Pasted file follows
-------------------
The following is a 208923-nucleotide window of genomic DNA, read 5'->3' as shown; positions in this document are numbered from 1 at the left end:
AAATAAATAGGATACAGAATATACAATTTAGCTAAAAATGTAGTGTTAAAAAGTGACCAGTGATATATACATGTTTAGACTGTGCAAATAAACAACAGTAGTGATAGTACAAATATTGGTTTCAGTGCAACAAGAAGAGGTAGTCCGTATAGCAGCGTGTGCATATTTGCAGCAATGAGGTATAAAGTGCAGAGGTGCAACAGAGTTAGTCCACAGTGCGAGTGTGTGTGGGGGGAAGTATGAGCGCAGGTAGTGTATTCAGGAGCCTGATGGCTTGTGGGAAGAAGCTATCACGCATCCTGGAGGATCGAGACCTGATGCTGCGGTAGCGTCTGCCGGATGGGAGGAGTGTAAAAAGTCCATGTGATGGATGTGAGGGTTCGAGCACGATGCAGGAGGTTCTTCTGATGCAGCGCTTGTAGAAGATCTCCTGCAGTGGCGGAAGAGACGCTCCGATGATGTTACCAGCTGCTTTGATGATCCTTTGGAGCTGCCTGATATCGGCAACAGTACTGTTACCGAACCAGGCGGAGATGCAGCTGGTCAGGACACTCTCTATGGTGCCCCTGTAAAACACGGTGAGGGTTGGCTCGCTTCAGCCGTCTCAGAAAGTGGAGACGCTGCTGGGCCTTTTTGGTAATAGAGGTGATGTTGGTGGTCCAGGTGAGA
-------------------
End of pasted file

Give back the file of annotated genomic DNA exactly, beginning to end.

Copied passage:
The following is a 208923-nucleotide window of genomic DNA, read 5'->3' as shown; positions in this document are numbered from 1 at the left end:
AAATAAATAGGATACAGAATATACAATTTAGCTAAAAATGTAGTGTTAAAAAGTGACCAGTGATATATACATGTTTAGACTGTGCAAATAAACAACAGTAGTGATAGTACAAATATTGGTTTCAGTGCAACAAGAAGAGGTAGTCCGTATAGCAGCGTGTGCATATTTGCAGCAATGAGGTATAAAGTGCAGAGGTGCAACAGAGTTAGTCCACAGTGCGAGTGTGTGTGGGGGGAAGTATGAGCGCAGGTAGTGTATTCAGGAGCCTGATGGCTTGTGGGAAGAAGCTATCACGCATCCTGGAGGATCGAGACCTGATGCTGCGGTAGCGTCTGCCGGATGGGAGGAGTGTAAAAAGTCCATGTGATGGATGTGAGGGTTCGAGCACGATGCAGGAGGTTCTTCTGATGCAGCGCTTGTAGAAGATCTCCTGCAGTGGCGGAAGAGACGCTCCGATGATGTTACCAGCTGCTTTGATGATCCTTTGGAGCTGCCTGATATCGGCAACAGTACTGTTACCGAACCAGGCGGAGATGCAGCTGGTCAGGACACTCTCTATGGTGCCCCTGTAAAACACGGTGAGGGTTGGCTCGCTTCAGCCGTCTCAGAAAGTGGAGACGCTGCTGGGCCTTTTTGGTAATAGAGGTGATGTTGGTGGTCCAGGTGAGA